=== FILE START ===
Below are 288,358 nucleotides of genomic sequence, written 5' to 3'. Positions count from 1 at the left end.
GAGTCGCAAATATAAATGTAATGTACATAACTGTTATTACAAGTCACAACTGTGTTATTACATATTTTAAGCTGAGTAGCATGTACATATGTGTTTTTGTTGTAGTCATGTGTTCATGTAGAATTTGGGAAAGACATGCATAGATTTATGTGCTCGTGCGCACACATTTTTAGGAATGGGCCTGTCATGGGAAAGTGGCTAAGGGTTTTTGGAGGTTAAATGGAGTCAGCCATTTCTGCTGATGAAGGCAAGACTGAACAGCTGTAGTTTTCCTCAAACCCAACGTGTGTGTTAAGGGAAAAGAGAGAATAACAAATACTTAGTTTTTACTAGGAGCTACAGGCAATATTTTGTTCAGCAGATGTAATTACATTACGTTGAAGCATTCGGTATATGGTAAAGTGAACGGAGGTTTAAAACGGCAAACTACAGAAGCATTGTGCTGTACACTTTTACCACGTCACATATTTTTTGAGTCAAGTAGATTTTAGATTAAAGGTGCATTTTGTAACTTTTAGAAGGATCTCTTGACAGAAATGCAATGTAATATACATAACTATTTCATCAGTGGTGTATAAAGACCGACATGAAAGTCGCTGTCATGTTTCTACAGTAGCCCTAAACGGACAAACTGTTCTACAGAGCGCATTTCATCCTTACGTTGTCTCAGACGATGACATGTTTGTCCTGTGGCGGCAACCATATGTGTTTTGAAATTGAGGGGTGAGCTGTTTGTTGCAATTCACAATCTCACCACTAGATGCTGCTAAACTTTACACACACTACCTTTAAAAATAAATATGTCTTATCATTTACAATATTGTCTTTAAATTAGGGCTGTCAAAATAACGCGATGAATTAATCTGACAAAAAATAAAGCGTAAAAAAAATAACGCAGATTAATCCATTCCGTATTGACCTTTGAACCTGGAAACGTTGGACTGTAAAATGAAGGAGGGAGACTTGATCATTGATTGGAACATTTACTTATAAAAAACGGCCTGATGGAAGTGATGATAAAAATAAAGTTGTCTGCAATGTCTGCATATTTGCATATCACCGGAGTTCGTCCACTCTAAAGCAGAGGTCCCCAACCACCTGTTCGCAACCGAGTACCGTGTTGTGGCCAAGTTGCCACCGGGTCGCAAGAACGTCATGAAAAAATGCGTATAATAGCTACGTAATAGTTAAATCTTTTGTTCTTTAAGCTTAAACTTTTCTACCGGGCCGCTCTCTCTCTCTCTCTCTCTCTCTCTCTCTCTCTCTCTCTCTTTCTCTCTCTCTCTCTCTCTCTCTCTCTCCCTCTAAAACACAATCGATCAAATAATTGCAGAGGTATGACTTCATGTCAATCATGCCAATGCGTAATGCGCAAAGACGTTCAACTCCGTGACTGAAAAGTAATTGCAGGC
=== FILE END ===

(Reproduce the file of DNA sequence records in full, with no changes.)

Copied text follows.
Below are 288,358 nucleotides of genomic sequence, written 5' to 3'. Positions count from 1 at the left end.
GAGTCGCAAATATAAATGTAATGTACATAACTGTTATTACAAGTCACAACTGTGTTATTACATATTTTAAGCTGAGTAGCATGTACATATGTGTTTTTGTTGTAGTCATGTGTTCATGTAGAATTTGGGAAAGACATGCATAGATTTATGTGCTCGTGCGCACACATTTTTAGGAATGGGCCTGTCATGGGAAAGTGGCTAAGGGTTTTTGGAGGTTAAATGGAGTCAGCCATTTCTGCTGATGAAGGCAAGACTGAACAGCTGTAGTTTTCCTCAAACCCAACGTGTGTGTTAAGGGAAAAGAGAGAATAACAAATACTTAGTTTTTACTAGGAGCTACAGGCAATATTTTGTTCAGCAGATGTAATTACATTACGTTGAAGCATTCGGTATATGGTAAAGTGAACGGAGGTTTAAAACGGCAAACTACAGAAGCATTGTGCTGTACACTTTTACCACGTCACATATTTTTTGAGTCAAGTAGATTTTAGATTAAAGGTGCATTTTGTAACTTTTAGAAGGATCTCTTGACAGAAATGCAATGTAATATACATAACTATTTCATCAGTGGTGTATAAAGACCGACATGAAAGTCGCTGTCATGTTTCTACAGTAGCCCTAAACGGACAAACTGTTCTACAGAGCGCATTTCATCCTTACGTTGTCTCAGACGATGACATGTTTGTCCTGTGGCGGCAACCATATGTGTTTTGAAATTGAGGGGTGAGCTGTTTGTTGCAATTCACAATCTCACCACTAGATGCTGCTAAACTTTACACACACTACCTTTAAAAATAAATATGTCTTATCATTTACAATATTGTCTTTAAATTAGGGCTGTCAAAATAACGCGATGAATTAATCTGACAAAAAATAAAGCGTAAAAAAAATAACGCAGATTAATCCATTCCGTATTGACCTTTGAACCTGGAAACGTTGGACTGTAAAATGAAGGAGGGAGACTTGATCATTGATTGGAACATTTACTTATAAAAAACGGCCTGATGGAAGTGATGATAAAAATAAAGTTGTCTGCAATGTCTGCATATTTGCATATCACCGGAGTTCGTCCACTCTAAAGCAGAGGTCCCCAACCACCTGTTCGCAACCGAGTACCGTGTTGTGGCCAAGTTGCCACCGGGTCGCAAGAACGTCATGAAAAAATGCGTATAATAGCTACGTAATAGTTAAATCTTTTGTTCTTTAAGCTTAAACTTTTCTACCGGGCCGCTCTCTCTCTCTCTCTCTCTCTCTCTCTCTCTCTCTCTCTCTTTCTCTCTCTCTCTCTCTCTCTCTCTCTCCCTCTAAAACACAATCGATCAAATAATTGCAGAGGTATGACTTCATGTCAATCATGCCAATGCGTAATGCGCAAAGACGTTCAACTCCGTGACTGAAAAGTAATTGCAGGC